inspired the following vignette:
“Do you mean that you could easily climb… say… a tree like this?” he said, looking up at the closest tree lining the path they were leisurely walking, and then back to her impish face.
She chuckled. “Of course.”
He said nothing, and she openly laughed. “Speechless, huh?”
The moon was enormous, once more, and cast the long dark shadows of the trees across the alley. They both loved their full moon strolls in the park, a magical time, not exactly daylight, not quite dark. The smells, the noises, the night, the stars… the moon. Their special moments together. Vincent knew Central Park like the back of his hand, and he greatly enjoyed taking her around and showing her the hidden beauty which had been his solace for so many years. Hand in hand, in the welcoming shadows, never in danger thanks to his uncanny skill to sense and master their surroundings, they had discovered much of the Park in those nights. And much of each other.
“I cannot imagine you as a tomboy.”
“A tomboy? No, that’s not me. It’s just that I always liked to test myself, even as a child. I took it as a challenge. Poor Dad! But it was a lot of fun!”
He took another step or two, and then stopped, their interlaced hands causing her to stop as well in mid-stride. He looked at her, and then up to the imposing tree on their left, a gigantic oak, a half smile on his face.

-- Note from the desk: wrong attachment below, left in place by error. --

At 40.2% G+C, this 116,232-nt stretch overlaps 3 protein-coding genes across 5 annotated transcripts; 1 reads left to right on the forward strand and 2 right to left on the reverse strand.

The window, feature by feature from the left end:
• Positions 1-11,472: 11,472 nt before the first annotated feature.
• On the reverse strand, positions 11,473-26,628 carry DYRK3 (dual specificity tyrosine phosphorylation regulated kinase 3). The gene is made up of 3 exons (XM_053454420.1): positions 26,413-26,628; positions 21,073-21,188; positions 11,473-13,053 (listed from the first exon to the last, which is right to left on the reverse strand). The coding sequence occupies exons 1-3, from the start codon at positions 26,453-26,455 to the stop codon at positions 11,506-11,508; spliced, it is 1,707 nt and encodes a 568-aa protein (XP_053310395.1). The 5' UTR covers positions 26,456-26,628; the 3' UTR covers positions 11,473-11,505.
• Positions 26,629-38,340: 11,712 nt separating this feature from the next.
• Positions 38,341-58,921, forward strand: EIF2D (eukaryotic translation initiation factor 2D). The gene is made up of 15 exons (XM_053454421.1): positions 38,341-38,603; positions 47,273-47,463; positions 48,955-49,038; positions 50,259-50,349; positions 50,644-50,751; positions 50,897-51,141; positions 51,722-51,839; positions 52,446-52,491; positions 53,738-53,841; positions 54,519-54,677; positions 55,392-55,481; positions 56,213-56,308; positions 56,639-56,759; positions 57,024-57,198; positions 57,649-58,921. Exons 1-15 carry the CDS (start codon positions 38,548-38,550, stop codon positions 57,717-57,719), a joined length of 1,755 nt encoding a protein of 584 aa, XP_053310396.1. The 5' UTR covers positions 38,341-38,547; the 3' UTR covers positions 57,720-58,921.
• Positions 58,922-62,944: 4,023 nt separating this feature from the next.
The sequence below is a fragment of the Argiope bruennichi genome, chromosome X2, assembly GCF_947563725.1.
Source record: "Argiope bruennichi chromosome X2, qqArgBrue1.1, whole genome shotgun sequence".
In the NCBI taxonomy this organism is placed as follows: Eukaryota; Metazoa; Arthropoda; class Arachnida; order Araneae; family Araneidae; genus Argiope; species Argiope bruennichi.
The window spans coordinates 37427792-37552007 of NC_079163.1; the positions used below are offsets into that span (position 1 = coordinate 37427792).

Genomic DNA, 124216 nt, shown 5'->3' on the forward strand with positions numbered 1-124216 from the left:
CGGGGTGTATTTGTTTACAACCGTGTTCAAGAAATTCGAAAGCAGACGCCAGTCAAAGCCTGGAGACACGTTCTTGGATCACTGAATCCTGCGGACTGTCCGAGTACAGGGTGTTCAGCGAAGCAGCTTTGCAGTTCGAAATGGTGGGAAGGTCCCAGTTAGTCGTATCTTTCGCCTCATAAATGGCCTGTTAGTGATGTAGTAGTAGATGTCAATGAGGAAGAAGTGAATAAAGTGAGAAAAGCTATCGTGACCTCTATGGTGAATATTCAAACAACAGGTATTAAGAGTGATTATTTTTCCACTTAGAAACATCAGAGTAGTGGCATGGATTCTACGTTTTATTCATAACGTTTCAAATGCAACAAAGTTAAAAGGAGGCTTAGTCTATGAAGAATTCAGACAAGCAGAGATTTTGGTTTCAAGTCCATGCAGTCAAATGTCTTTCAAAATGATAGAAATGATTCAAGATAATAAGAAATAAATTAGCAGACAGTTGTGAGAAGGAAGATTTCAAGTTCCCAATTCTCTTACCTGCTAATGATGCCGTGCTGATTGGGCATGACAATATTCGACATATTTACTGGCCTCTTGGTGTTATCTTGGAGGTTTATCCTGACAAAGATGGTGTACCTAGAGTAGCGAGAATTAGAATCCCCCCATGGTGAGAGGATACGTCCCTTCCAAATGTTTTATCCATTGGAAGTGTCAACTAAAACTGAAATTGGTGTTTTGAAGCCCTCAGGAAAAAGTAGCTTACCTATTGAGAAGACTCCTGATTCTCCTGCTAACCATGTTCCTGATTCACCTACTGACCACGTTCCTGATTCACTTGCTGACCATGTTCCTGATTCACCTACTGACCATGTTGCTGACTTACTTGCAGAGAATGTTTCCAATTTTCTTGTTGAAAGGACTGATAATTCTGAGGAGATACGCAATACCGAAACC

Before he could look at her again, Catherine had already taken the challenge, and was running to the trunk, “Ha! See you at the top!”
And so it began.
Among the many unbelievable things that made her life unique, this new twist was especially joyous. Their full moon walks in the park now frequently included the climb of a beautiful tree. Often a race, which she usually won but she was sure he let her, and it made her terribly mad. “Don’t!” she would pout – “I didn’t!”, he would invariably reply, with that innocent countenance. Grrr! Only once, when she’d chosen a smaller tree, where she could take advantage of her slender and lighter body, she was fully sure she’d beaten him. Ha! And that other time when…
The elegant weeping cherry tree they were climbing was completely white with spring blossoms. Almost like entering a cloud… wonderful. She was settling down in the spot she had deemed the highest snuggling place, which was the agreed goal of their races, and was waiting for him, anticipating the pleasure of enjoying together the magic of the cloudy whiteness which surrounded them, when suddenly she’d found herself held from behind in his tight embrace, a hurried and alarmed “Shhh!” whispered close to her ear. Now, her stubborn mind’s first thought was that evidently he could move among those darn branches much more quickly and silently than he had so far, the scoundrel, so he did let her win; then, she wondered what caused him to hush her. She obediently kept quiet, and a few moments later, she could hear the voices of two men, two young men, slightly thick, slightly slow, utterly annoying. Laughing and wobbling, they plopped down at the base of their cherry tree, and proceeded to… do whatever they’d better do somewhere else. Grrr!
“Vincent! This is our place!” she mouthed almost without sound, knowing he would hear all the same.
“The attic, anyway,” he replied into her ear.
“Grrr!” he playfully echoed.
A little silence. “Do it again.”
“Do it again. Louder.”